Canned . . . A cable-stay bridge is no longer being built across the Mataura River, but the Gore District Council may ask the public if they want a different kind of bridge. PHOTO: FILE

Four years and almost $1 million later, the Gore District Council is no closer to deciding whether to go ahead with a controversial pedestrian and cycle bridge.

At the first ordinary meeting of the new council last week, councillors voted to again hold off on the construction of an essential pipeline crossing the Mataura River in Gore, having yet to decide whether it will double as a pedestrian and cycle bridge.

After a lengthy discussion, it was agreed council staff would investigate the different options and locations for the potential bridge and put those forward to councillors.

Cr Bronwyn Reid said it was important to consult with the community on the matter, but not until they knew what their options were.

However, Three Waters asset manager Matt Bayliss said in his report to councillors that any bridge was expected to cost at least several hundred thousand dollars and take a minimum of two and a half years to complete.

‘‘The Three Waters reform and proposed transition of Three Waters service delivery to four entities across New Zealand on 1 July, 2024, adds further risk and complication to this option.

‘‘There is a risk the new entities may push back on the council’s plans to construct a dual-purpose bridge and decide to take an alternative approach.

‘‘There is [also] no guarantee the council would be able to obtain the necessary resource consent . . .and there is significant uncertainty regarding Waka Kotahi being a funding partner for the project.’’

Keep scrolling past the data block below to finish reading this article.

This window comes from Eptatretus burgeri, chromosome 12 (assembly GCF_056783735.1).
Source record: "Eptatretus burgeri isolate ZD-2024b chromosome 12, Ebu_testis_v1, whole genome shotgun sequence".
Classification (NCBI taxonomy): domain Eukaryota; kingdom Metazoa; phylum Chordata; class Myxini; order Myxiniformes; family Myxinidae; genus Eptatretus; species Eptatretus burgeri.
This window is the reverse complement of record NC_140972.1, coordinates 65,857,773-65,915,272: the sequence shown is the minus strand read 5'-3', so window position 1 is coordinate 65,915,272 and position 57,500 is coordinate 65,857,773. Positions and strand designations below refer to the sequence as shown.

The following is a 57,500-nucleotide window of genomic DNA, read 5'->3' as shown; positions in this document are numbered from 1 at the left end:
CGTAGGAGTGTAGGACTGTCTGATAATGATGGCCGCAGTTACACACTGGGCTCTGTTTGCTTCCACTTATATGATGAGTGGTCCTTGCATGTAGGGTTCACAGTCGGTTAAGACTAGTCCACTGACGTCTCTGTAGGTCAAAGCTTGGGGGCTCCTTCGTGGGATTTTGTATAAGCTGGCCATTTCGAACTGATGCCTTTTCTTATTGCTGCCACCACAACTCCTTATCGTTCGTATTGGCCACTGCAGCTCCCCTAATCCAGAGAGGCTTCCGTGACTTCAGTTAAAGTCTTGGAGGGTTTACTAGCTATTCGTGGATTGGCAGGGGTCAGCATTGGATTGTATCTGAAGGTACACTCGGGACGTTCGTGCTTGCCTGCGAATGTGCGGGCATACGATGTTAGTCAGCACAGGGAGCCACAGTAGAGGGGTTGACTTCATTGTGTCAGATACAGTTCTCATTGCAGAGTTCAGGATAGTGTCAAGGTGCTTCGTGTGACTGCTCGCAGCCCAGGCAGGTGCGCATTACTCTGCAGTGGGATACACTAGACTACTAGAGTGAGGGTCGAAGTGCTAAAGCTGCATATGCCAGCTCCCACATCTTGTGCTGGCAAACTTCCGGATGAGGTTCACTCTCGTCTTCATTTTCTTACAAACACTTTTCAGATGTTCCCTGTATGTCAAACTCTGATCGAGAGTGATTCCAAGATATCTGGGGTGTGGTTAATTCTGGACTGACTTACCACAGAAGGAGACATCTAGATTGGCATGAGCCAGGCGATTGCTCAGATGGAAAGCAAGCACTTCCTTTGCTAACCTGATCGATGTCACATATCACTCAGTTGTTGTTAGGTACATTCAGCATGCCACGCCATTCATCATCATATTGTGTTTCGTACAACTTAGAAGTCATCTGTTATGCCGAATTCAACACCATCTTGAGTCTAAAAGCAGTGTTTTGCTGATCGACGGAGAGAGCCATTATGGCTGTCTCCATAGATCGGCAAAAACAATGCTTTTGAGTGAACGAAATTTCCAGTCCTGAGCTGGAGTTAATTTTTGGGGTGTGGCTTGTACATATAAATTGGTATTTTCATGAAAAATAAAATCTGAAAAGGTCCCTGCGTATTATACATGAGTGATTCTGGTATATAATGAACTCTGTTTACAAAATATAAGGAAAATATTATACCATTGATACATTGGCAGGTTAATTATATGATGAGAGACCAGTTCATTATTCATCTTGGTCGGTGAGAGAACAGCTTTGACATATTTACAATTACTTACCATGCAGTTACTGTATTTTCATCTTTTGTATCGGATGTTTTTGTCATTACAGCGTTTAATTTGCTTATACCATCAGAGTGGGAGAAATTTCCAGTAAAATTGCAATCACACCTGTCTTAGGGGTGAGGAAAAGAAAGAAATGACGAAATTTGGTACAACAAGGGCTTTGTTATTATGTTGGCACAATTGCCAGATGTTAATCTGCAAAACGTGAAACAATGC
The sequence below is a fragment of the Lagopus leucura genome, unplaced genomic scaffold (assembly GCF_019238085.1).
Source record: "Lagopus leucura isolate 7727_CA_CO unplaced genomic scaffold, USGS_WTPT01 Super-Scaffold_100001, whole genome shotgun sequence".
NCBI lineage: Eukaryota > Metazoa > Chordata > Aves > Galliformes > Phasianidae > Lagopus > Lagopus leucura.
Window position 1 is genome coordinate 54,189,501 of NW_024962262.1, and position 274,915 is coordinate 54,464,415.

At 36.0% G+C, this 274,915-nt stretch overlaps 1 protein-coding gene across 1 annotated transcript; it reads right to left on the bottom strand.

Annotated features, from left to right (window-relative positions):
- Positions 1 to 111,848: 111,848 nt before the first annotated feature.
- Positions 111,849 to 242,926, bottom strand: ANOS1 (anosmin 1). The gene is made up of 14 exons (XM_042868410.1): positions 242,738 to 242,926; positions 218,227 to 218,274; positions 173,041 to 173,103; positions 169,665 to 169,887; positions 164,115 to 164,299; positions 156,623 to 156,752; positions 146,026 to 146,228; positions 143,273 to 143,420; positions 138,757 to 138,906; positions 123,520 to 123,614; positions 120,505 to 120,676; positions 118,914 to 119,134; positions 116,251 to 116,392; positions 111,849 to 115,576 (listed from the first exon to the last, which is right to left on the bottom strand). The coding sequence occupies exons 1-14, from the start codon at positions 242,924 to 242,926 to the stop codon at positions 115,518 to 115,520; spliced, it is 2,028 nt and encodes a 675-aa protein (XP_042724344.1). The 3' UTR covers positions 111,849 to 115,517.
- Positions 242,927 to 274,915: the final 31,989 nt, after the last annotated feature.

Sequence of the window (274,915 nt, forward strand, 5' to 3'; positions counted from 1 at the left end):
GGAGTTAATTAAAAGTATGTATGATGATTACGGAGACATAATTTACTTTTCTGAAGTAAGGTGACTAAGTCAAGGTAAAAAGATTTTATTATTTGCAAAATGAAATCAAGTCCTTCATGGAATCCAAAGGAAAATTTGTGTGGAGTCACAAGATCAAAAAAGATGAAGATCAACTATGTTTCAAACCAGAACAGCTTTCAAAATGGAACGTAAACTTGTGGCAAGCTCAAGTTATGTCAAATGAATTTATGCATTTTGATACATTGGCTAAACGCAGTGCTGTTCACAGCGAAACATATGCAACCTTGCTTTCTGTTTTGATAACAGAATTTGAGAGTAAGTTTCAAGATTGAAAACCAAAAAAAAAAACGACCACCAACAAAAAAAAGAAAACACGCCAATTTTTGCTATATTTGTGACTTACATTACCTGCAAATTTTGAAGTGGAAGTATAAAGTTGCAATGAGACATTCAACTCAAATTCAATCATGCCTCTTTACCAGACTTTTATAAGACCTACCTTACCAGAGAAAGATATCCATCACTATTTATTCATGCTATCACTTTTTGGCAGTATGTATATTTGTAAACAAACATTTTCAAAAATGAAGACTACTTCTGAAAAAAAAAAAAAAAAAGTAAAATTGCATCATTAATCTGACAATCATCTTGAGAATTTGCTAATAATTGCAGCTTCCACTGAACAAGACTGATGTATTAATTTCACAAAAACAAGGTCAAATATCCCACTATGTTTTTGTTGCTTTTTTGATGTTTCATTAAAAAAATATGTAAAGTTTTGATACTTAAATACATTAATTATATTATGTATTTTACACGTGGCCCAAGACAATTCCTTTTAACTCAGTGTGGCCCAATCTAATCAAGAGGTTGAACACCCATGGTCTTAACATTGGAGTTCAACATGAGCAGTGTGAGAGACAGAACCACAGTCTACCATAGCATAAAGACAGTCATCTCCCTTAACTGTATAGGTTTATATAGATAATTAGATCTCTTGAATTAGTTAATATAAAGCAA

Mr Bayliss had presented councillors with the option to focus only on the pipeline, which was needed for Gore to meet the Government’s water quality standards.

However, councillors agreed the decision needed to be left to the community, which Cr Bret Highsted said was the reason the council’s first attempt failed.

Initially proposed in 2018, the council tried to push ahead with a single span cable-stay bridge at Surrey St without public consultation.

This was challenged by the Waimea Plains Preservation Trust and ultimately blocked by the Environment Court after the council had already spent $901,420 on the project, 56% of which was subsidised by Waka Kotahi NZ Transport Agency.

Cr Neville Phillips said this time, if it had the community’s backing, there was a good chance it would succeed.

‘‘I’m absolutely getting just a little bit annoyed at how long this is taking. The staff are asking us for direction. [Let’s] make a decision today so they can get on with it.

‘‘Let’s build it once and let’s build it for the future.’’